As a lifelong gamer who grew up in the 80s, I love all the games. From arcade classics like Joust, Willow, Paper Boy and Rampage, to more current titles like Bullet Storm, Skyrim, Mario Galaxy and Assassin’s Creed II.

One of the problems with being a gamer dad, is that my choices are limited to what I can and cannot play around my kids. As a child, I was raised on 80s horror movies like Friday the 13th and Nightmare on Elm Street. Other than overtly sexual content, my parents did not have much of a restriction on what I could take in as a five-year-old. It’s funny that they drew the line on boobs, but Jason decapitating a teenager with an uppercut was A-ok.

Family movie night in the Irwin home

I have to admit that it had a negative effect as I grew up. My fascination with gore and horror grew along with a desensitized outlook toward violence. By the time I was 13, I was renting Faces of Death and other videos that showcased real acts of violence and horrific accidents.

Now, as a parent, my wife and I made the decision to be more protective of what our children intake, and as such, what we expose them to.

Here’s the funny thing: the first game my daughter really started noticing and enjoyed watching me play was Borderlands. The cartoony characters, vibrant colors, the fun gameplay, she loved it and loved helping me “Get the bad guys!” The exploding headshots had zero negative effect on her; no nightmares, no propensity to reenact the game’s violence, and certainly no discernible loss of innocence. Granted, I had to spin some of the details in more of a Disney-esque light, but there was nothing that caused her harm.

Awesome. Let’s see how she does with Dead Space. Not really.

As she became more acclimated to the tonality of gaming, it came time for her to pick up a controller and start her journey into this wonderful pursuit. I started her from my beginning, Super Mario Bros. I even color coated a game pad to make it easier to figure out the buttons, and was all set to help her begin her journey. We got 10 minutes in before she was in tears.

SMBGameOverSuper Mario Bros.:  Emotional scarring since 1985

It was the emotional impact from falling into the bottomless pits, getting hit by Koopas, and worst of all, the “Game Over” screen that caused her distress. She had nightmares about it. Freaking Mario gave my daughter nightmares! To this day, she does not like it when I play that game or any other game with a definitive Game Over architecture. Mappy, Mario Bros, Street Fighter II, anything that has a clear losing point really freaks her out and causes her emotional distress.

However, Riley loves when I play Assassin’s Creed II, albeit with the blood off. But even without blood, those close up kills are brutal. Yet, she cheers as I yell “Go to sleep!” at the unsuspecting guard getting skewered. She giggles as I pick up his corpse and waggle the analog stick to make it look like I’m rocking him to sleep while singing “rock-a-bye baby” and promptly throwing his dead ass off the roof, sending Riley into a fit of infectious, hearty laughter, screaming at me “Do it again! Do it again!”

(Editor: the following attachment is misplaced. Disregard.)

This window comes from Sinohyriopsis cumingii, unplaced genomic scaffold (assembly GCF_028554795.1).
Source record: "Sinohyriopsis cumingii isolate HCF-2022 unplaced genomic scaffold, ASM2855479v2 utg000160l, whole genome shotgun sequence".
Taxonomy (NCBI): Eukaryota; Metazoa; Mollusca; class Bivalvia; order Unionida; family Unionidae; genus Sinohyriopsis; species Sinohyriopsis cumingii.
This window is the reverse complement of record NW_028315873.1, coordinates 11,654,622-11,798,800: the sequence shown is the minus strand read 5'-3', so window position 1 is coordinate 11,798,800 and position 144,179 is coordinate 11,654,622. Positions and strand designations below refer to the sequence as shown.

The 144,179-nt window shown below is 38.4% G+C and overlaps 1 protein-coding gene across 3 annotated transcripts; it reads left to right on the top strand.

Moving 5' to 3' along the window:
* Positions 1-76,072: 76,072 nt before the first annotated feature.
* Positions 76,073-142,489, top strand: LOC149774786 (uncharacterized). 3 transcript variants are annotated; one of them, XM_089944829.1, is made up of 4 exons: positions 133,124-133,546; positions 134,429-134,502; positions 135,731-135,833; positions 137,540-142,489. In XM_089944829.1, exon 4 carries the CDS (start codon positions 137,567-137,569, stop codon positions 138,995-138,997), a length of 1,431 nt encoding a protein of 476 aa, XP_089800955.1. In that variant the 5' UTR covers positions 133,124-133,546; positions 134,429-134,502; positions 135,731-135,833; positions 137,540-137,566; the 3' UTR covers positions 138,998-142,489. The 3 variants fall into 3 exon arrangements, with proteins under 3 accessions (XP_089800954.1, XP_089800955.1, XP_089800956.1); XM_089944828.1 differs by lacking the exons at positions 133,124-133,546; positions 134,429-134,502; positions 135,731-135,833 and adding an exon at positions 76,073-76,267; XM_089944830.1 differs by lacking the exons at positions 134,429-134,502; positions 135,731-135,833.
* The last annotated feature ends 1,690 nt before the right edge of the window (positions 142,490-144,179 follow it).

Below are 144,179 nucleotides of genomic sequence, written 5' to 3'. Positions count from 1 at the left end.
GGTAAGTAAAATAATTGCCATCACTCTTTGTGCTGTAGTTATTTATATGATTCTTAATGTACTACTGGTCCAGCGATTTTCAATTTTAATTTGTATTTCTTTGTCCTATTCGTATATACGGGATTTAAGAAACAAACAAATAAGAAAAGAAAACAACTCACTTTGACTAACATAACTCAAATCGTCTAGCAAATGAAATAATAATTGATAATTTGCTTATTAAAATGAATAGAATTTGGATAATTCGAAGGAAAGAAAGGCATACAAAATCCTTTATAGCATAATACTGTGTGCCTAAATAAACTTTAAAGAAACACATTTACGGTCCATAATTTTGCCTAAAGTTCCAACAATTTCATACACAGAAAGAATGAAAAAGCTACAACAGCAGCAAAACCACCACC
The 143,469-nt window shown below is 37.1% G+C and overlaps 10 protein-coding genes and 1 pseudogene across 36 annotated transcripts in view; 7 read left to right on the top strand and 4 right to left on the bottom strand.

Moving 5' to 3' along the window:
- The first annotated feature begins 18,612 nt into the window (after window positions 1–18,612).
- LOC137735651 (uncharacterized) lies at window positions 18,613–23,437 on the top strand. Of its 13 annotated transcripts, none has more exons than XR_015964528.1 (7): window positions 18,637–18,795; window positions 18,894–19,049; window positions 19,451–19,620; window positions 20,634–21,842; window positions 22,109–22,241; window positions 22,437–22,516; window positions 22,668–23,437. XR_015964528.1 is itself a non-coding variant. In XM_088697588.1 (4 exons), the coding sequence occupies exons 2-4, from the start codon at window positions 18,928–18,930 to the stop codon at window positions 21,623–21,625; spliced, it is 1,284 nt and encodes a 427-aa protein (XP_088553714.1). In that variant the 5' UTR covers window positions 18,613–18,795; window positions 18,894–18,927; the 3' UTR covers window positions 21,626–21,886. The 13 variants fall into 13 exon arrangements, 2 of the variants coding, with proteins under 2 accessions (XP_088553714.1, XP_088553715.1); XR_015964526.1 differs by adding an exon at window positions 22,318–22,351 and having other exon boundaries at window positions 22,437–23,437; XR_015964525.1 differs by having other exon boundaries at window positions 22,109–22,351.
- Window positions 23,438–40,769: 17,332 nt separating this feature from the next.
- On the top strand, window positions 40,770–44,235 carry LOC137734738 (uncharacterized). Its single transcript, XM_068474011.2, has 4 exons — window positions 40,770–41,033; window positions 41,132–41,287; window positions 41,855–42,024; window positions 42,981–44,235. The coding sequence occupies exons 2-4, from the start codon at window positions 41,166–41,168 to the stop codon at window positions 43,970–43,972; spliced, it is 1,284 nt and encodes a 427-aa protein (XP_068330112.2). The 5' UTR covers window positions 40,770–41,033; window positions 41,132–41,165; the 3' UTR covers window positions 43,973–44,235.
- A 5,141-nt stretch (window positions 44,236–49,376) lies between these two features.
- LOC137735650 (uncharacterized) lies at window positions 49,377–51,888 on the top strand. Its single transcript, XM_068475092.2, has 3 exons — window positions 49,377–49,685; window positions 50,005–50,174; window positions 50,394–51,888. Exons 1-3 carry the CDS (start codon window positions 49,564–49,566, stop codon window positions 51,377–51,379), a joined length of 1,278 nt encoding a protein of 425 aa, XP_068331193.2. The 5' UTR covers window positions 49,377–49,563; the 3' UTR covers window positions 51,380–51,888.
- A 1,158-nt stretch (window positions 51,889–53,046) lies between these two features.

It’s a gamble of what I can and can’t play in front of Riley and my son Giovanni, and though I don’t go out of my way to play games like Resident Evil 5, or GTA 4 with them, I also don’t completely filter everything since games like Super Mario Bros, Ratchet & Clank, and even her own Skylanders game can have a profound negative impact on her.

My kids may one day learn to appreciate the challenge of limited lives and crushing difficulties. When that day comes, I’ll wipe the dust off their color coded gamepad and cheer them on. Until then, I’m fine with them helping me get the bad guys and share in moments combining the things I love the most: gaming and parenting. Not necessarily in that order…but sometiiiimmmmes?

About The Author


Broke gamerdad, playing the old games because all my gaming budget is going to Pampers and Barney DVDs. Love retrogames and playing PS2 for the first time in 2013. I make review videos with my cute hyper daughter. I try to exposit sound critique while she derails my train of thought with her cuteness. We also review kids games and talk about if they are good for your kids.

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  • This was really a fascinating read. You brought up a point that had never crossed my mind before. How a Game Over screen could have such a profoundly negative effect on a young child. But yet, how violence (albeit, not extreme) could have the opposite effect. Well done man… well done… :)

  • Man, the Game Over screen in Sonic CD intimidates my 6 year old. The people laughing with the slowed down voices, my daughter thinks the game looks great, and would love it if it weren’t that the Game Over screen were so cruel. Again I said this before, but I love what your doing, it really boils in the ideas of things my daughter and I could do.

  • Hahaha. Even Sonic 1’s game over had sort of this waa-waa-waaaaa sound to really solidify your failings. Thanks again, I’m glad to be of service =)

  • Thanks Aggro. It’s a weird thing. My son tends to like the more 8-16bit games but he’s 2 so he doesn’t understand the concept of failure. My daughter likes Ecco the Dolphin, but I have to reassure her, he’s ok whenever he “disappears”